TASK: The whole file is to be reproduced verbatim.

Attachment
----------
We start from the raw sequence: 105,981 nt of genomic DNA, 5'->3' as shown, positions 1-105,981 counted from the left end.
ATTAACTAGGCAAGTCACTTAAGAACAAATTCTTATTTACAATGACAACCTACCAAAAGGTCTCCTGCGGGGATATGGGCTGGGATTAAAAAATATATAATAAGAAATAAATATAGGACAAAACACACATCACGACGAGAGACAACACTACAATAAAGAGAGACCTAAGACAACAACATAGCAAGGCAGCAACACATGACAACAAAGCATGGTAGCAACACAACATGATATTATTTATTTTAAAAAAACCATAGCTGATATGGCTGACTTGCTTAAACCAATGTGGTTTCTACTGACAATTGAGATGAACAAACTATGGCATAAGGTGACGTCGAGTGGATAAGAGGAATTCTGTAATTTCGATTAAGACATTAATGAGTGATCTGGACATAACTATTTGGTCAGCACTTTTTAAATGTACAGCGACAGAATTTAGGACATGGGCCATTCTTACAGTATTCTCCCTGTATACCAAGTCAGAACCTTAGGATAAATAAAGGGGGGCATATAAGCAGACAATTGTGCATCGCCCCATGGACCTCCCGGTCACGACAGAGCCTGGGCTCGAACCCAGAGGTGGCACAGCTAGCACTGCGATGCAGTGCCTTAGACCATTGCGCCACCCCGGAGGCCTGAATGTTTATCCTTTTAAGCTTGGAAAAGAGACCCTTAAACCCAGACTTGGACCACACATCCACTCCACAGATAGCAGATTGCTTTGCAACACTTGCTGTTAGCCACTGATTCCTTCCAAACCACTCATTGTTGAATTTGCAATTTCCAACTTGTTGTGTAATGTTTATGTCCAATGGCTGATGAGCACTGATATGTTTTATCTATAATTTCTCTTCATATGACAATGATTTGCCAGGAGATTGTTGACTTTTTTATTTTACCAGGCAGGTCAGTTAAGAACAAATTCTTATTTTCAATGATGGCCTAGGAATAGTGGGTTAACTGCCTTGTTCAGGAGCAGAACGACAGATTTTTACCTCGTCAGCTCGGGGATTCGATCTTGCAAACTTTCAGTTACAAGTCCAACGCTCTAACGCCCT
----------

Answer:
We start from the raw sequence: 105,981 nt of genomic DNA, 5'->3' as shown, positions 1-105,981 counted from the left end.
ATTAACTAGGCAAGTCACTTAAGAACAAATTCTTATTTACAATGACAACCTACCAAAAGGTCTCCTGCGGGGATATGGGCTGGGATTAAAAAATATATAATAAGAAATAAATATAGGACAAAACACACATCACGACGAGAGACAACACTACAATAAAGAGAGACCTAAGACAACAACATAGCAAGGCAGCAACACATGACAACAAAGCATGGTAGCAACACAACATGATATTATTTATTTTAAAAAAACCATAGCTGATATGGCTGACTTGCTTAAACCAATGTGGTTTCTACTGACAATTGAGATGAACAAACTATGGCATAAGGTGACGTCGAGTGGATAAGAGGAATTCTGTAATTTCGATTAAGACATTAATGAGTGATCTGGACATAACTATTTGGTCAGCACTTTTTAAATGTACAGCGACAGAATTTAGGACATGGGCCATTCTTACAGTATTCTCCCTGTATACCAAGTCAGAACCTTAGGATAAATAAAGGGGGGCATATAAGCAGACAATTGTGCATCGCCCCATGGACCTCCCGGTCACGACAGAGCCTGGGCTCGAACCCAGAGGTGGCACAGCTAGCACTGCGATGCAGTGCCTTAGACCATTGCGCCACCCCGGAGGCCTGAATGTTTATCCTTTTAAGCTTGGAAAAGAGACCCTTAAACCCAGACTTGGACCACACATCCACTCCACAGATAGCAGATTGCTTTGCAACACTTGCTGTTAGCCACTGATTCCTTCCAAACCACTCATTGTTGAATTTGCAATTTCCAACTTGTTGTGTAATGTTTATGTCCAATGGCTGATGAGCACTGATATGTTTTATCTATAATTTCTCTTCATATGACAATGATTTGCCAGGAGATTGTTGACTTTTTTATTTTACCAGGCAGGTCAGTTAAGAACAAATTCTTATTTTCAATGATGGCCTAGGAATAGTGGGTTAACTGCCTTGTTCAGGAGCAGAACGACAGATTTTTACCTCGTCAGCTCGGGGATTCGATCTTGCAAACTTTCAGTTACAAGTCCAACGCTCTAACGCCCT